Currently on display at the Belle de Mai in Marseille, the exhibition Taking the Country’s Side, imagined by Sébastien Marot, shifts the gaze: it is not a question of knowing what is invented in the city to accommodate agriculture, but of seeing what is invented in the countryside to conceive the urban models of tomorrow. Permaculture, since it develops principles of design of inhabited spaces, occupies a very special place.
There will have been a before and after…
The Transversal Plan on Water Management, Agriculture and Regional Planning in France (PTEAA), published by the French government in 2024, is a major historical turning point for French agriculture, breaking with more than a century of industrialisation and productivism. Indeed, the calamitous drought of 2023 has forced all political parties to face the facts: there is an urgent need to build a different relationship with the land.
Reminiscent of a planning document straight out of the Les Trente Glorieuses, the plan orders the transition of French agriculture to permaculture. But it doesn’t stop there. In an ambitious and radical way, it declines the precepts of permaculture to land use planning and urban planning. This is the end of 50 years of metropolisation and fossil fuels. The end of a world and the beginning of a new rurality where everything remains to be written.
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This highly unlikely scenario is inspired by the exhibition Taking the Country’s Side, currently on view at the Belle de Mai in Marseille, as well as in English here.
Directed by philosopher and environmental historian Sébastien Marot, the exhibition defends an interesting position: two twin disciplines, architecture and agriculture, developed together as a way for man to domesticate the land during the Neolithic revolution (the passage ten thousand years ago from hunter-gatherer tribes to sedentary communities). In light of the current environmental impasse, the hypothesis is that “no sensible reflection can develop on the future of these two disciplines until they are reconnected and fundamentally rethought in conjunction with each other.” From there, he proposes a change of perspective: urban planning not so much as a story of the city as of the countryside.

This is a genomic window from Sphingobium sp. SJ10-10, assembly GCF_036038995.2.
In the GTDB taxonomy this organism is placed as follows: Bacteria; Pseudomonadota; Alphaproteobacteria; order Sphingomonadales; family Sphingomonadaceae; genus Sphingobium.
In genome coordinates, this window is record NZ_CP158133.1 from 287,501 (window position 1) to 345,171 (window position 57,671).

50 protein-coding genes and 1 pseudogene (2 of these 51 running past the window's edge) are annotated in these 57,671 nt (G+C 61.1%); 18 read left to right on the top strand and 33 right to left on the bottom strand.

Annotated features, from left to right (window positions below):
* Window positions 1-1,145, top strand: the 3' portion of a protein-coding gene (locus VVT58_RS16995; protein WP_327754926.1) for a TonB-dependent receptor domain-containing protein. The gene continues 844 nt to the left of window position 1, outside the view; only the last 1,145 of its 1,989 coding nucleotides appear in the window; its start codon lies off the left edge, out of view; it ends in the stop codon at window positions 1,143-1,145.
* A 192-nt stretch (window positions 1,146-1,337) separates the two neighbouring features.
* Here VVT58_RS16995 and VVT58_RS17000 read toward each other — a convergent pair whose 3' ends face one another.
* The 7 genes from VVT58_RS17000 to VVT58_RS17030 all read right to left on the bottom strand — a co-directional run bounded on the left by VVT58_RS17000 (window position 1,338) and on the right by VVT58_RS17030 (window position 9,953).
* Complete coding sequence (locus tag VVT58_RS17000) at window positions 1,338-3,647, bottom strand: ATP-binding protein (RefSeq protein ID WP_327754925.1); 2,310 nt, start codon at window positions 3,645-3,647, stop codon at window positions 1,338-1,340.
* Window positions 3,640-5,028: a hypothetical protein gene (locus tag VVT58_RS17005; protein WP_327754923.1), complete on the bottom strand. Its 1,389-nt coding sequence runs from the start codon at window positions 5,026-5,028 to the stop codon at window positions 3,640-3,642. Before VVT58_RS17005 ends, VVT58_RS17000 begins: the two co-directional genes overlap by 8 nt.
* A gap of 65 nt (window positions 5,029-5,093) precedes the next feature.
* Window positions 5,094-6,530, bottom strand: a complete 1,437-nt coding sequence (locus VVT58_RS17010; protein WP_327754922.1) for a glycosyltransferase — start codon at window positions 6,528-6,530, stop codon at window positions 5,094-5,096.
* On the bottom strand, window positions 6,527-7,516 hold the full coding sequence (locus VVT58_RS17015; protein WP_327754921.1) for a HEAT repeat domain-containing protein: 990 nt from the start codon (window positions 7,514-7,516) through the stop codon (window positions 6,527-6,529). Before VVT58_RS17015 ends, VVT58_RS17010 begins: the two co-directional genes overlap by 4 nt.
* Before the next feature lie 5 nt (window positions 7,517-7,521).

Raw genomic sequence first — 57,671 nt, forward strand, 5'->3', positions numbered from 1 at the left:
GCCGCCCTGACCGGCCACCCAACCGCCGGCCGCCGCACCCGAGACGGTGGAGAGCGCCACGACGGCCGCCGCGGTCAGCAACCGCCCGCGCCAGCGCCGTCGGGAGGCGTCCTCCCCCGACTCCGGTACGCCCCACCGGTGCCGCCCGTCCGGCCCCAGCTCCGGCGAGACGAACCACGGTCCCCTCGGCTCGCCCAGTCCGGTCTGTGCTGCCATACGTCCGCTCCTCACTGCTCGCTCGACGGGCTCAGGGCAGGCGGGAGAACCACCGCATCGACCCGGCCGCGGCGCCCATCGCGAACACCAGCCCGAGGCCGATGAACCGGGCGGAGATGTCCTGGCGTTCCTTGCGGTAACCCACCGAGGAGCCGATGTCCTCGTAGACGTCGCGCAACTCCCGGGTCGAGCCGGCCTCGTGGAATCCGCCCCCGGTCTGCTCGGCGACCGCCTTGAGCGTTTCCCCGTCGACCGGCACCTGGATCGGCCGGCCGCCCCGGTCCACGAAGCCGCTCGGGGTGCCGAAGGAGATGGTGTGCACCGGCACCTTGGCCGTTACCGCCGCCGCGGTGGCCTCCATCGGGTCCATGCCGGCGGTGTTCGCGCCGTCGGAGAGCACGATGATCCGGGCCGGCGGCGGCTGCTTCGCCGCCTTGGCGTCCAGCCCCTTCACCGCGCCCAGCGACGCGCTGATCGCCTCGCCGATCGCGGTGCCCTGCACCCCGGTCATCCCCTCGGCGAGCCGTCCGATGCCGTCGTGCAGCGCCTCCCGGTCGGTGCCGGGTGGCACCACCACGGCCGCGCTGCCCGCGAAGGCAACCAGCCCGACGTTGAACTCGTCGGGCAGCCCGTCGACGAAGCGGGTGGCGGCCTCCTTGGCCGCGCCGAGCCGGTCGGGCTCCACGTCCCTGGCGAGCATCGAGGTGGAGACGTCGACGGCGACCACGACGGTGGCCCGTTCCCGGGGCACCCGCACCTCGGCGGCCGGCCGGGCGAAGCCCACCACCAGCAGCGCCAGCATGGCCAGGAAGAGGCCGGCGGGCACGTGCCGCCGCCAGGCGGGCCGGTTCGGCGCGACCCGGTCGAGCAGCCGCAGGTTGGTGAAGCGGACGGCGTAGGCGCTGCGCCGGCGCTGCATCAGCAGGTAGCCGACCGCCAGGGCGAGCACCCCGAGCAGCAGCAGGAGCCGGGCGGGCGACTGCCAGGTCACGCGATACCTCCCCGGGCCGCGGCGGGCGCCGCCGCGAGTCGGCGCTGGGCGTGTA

Agriculture as an art
The exhibition is intended to be didactic and takes the form of thematic panels, accompanied by large frescoes summarising the major evolutions of agriculture and architecture since prehistoric times. It accompanies the visitor on an intellectual journey, whose destination is unequivocal. Because it was conceived as an ethic of attention to places – as an “art of resilience” – permaculture seems to be the only way to reconcile agriculture and urbanism. But unlike the scenario imagined in the introduction, the great transition is not so much in the hands of a government as in those of the citizens. Because permaculture is above all a philosophy of empowerment, it gives individuals power to act. It allows them to become conscious and responsible ecosystem designers. Thus, like a compass of time, Sébastien Marot intends to guide us between the possible futures of land use planning.
— by Usbek & Rica.
French original published 23 April 2023 at Demain la Ville.
Translation by Secessio.